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Malwise - Malware Classification and Variant Detection
Malicious software presents a significant challenge to modern desktop computing. According to the Symantec Internet Threat Report, 499,811 new malware samples were received in the second half of 2007. F-Secure additionally reported, “As much malware [was] produced in 2007 as in the previous 20 years altogether“. Detection of malware before it adversely affects computer systems is highly desirable. Static detection of malware is still the dominant technique to secure computer networks and systems against untrusted executable content.
Detecting malware variants improves signature based detection methods. The size of signature databases is growing exponentially, and detecting entire families of related malicious software can prevent the blowout in the number of stored malware signatures.
Malwise is a system for detecting malware based on a using a different kind of signature. A more powerful and robust signature. In Malwise, the structure of a program is used instead of traditional string signatures that are used in Antivirus. Program structure doesn't change much when malware evolves or mutates. Program structure can effectively fingerprint an entire family of malware and detect new family members even if they haven't been seen before by the system.
Malwise's signature is based on the control flow in a program. The control flow describes the paths of possible execution through the program code. It is represented as a directed graph which looks a bit like a network diagram. These graphs are known as flowgraphs. There are two types of control flow possible, control flow inside a procedure which is represented by control flow graphs, and control flow between procedures which is represented by a call graph.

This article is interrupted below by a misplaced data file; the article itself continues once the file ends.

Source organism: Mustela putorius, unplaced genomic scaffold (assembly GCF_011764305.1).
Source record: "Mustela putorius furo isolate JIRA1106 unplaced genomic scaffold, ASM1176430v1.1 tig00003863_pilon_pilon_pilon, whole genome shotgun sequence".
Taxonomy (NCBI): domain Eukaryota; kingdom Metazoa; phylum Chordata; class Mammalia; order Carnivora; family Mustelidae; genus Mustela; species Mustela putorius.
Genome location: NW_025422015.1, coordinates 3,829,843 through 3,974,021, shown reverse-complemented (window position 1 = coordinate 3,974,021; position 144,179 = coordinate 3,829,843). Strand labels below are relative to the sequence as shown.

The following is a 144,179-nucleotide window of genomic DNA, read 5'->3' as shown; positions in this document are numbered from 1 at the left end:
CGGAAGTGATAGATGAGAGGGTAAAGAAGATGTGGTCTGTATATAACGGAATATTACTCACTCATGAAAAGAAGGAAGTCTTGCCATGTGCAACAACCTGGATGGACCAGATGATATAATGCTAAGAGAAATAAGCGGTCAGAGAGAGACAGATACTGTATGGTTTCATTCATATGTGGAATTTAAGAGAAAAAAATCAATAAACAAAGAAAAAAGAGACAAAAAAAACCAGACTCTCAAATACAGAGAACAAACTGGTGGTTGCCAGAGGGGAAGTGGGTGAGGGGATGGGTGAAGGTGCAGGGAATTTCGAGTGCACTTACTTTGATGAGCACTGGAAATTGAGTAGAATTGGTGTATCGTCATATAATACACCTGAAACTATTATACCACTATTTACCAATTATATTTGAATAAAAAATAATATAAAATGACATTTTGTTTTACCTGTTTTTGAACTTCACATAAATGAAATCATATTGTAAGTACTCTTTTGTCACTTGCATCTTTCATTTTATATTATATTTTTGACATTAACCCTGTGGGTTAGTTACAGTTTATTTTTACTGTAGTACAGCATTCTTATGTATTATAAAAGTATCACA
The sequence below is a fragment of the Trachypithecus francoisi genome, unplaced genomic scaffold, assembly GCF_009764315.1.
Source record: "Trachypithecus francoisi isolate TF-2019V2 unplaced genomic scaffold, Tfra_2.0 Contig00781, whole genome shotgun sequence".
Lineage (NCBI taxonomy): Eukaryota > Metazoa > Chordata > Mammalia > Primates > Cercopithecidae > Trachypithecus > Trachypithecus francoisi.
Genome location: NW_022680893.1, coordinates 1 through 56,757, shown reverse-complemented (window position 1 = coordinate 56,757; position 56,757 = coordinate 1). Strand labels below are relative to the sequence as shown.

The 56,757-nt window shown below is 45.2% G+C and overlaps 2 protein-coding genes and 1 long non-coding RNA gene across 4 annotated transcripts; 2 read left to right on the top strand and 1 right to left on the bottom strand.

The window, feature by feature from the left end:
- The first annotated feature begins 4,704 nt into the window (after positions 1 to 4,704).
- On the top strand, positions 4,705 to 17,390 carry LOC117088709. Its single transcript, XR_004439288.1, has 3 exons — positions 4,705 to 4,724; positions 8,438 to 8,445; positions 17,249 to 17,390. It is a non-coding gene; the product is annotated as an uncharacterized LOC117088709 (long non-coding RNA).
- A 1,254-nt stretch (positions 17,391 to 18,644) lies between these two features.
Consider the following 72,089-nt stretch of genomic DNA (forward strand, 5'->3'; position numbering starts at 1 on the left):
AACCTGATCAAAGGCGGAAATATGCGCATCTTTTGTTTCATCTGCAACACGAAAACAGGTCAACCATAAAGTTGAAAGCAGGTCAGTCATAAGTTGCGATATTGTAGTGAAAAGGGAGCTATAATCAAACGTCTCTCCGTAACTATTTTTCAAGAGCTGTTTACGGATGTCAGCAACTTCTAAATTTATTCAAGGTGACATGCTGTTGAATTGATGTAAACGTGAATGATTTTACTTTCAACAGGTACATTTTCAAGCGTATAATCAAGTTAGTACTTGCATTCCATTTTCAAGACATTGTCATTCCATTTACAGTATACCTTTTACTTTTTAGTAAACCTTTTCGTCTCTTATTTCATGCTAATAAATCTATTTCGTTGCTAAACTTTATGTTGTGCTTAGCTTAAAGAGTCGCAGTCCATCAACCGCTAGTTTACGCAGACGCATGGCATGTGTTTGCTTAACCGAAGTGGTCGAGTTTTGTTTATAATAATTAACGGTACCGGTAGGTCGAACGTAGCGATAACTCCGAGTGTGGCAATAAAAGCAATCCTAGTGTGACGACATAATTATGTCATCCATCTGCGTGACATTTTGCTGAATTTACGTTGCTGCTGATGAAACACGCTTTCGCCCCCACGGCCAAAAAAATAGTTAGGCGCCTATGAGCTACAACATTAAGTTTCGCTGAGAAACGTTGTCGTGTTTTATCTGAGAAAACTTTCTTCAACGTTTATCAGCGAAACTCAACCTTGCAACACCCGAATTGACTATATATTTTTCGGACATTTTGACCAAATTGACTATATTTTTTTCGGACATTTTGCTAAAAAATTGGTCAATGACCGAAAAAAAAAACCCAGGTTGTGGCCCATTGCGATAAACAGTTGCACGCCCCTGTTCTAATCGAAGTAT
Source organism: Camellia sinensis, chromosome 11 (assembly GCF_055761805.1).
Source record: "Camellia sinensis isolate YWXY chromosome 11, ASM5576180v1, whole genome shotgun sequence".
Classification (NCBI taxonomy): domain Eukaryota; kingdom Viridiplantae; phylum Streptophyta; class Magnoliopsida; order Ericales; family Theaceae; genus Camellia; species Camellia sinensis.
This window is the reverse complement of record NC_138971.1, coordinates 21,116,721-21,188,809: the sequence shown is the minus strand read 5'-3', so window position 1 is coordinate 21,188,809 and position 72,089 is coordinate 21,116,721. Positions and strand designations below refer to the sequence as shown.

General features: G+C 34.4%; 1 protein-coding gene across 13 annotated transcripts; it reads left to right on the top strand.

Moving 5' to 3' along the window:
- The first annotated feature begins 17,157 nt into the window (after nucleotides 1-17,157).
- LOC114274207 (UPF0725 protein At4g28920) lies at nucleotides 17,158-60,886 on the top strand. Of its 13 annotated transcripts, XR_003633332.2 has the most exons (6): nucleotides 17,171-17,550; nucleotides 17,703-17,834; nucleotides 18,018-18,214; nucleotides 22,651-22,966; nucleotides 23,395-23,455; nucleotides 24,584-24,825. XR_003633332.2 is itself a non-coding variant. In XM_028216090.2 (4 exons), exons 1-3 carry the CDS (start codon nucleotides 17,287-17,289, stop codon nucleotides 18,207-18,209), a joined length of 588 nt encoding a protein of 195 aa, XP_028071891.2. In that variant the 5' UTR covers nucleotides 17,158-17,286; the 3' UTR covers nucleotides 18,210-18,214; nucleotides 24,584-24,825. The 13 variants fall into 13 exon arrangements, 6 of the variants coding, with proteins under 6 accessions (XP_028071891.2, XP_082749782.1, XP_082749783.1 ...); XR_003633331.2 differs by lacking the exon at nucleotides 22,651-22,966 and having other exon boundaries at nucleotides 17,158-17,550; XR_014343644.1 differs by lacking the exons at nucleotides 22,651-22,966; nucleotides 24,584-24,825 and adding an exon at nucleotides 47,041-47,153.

The two types of control flow are shown in the figure above right.
Malware is generally encrypted, compressed or obfuscated to hide the real content. This encryption layer should be unpacked. The following clip demonstrates an analyst manually initiating Malwise's automated unpacking system. Before unpacking, only a couple of procedures are visible. After unpacking a large number of procedures are visible and the relationships between those functions can be seen in the call graph.
A comprehensive academic survey of unpacking can be found in this article. For more information on the emulator Malwise uses to perform unpacking read this article. We have also experimented with unpacking using other approaches.
Two programs can be compared by the control flow graphs they contain. The signature represents the birthmark of a program which stays the same in evolved or mutated versions like in polymorphic and metamorphic malware. Similarity not only tells us if two software are the same, but gives a measure on how similar they are. This is useful, because it can enable us to know which variants of malware are more closely related, even if they all belong to the same family. Software similarity is the basis for Malwise's malware variant detection.
Software similarity search
Malwise takes a sample of unknown status and performs a software similarity search from its database of malware. If the unknown sample is similar to a malware in our database, we know the sample is also malicious. The basis for the similarity search is using a measure related to similarity - distance. Distance is a measure of dissimilarity and if two software are within a specific distance or radius, they are variants of each other.
- Silvio Cesare, "Fast Automated Unpacking and Classification of Malware", Masters Thesis, Central Queensland University, 2010. [slides and thesis].
- Silvio Cesare, Yang Xiang, Wanlie Zhou, "Malwise - An Effective and Efficient Classification System for Packed and Polymorphic Malware", IEEE Transactions on Computers (TC), 2012. (to appear)
Refereed Conference Papers
- Silvio Cesare, Yang Xiang, "Malware Variant Detection Using Similarity Search over Sets of Control Flow Graphs", IEEE Trustcom, IEEE, 2011. [slides and paper]
- Silvio Cesare, Yang Xiang, "Classification of Malware using Structured Control Flow", 8th Australasian Symposium on Parallel and Distributed Computing (AusPDC 2010), 2010. [slides and paper]
- Silvio Cesare, Yang Xiang, "A Fast Flowgraph Based Classification System for Packed and Polymorphic Malware on the Endhost", IEEE 24th International Conference on Advanced Information Networking and Application (AINA 2010), IEEE, 2010. [slides and paper]
- Silvio Cesare, Ruxcon, "Faster, More Effective Flowgraph-based Malware Classification", 2011. [slides]
- Silvio Cesare, Ruxcon, "Fast Automated Unpacking and Classification of Malware", 2010. [slides and thesis]
- Silvio Cesare, Ruxcon, "Security Applications for Emulation", 2008. [slides]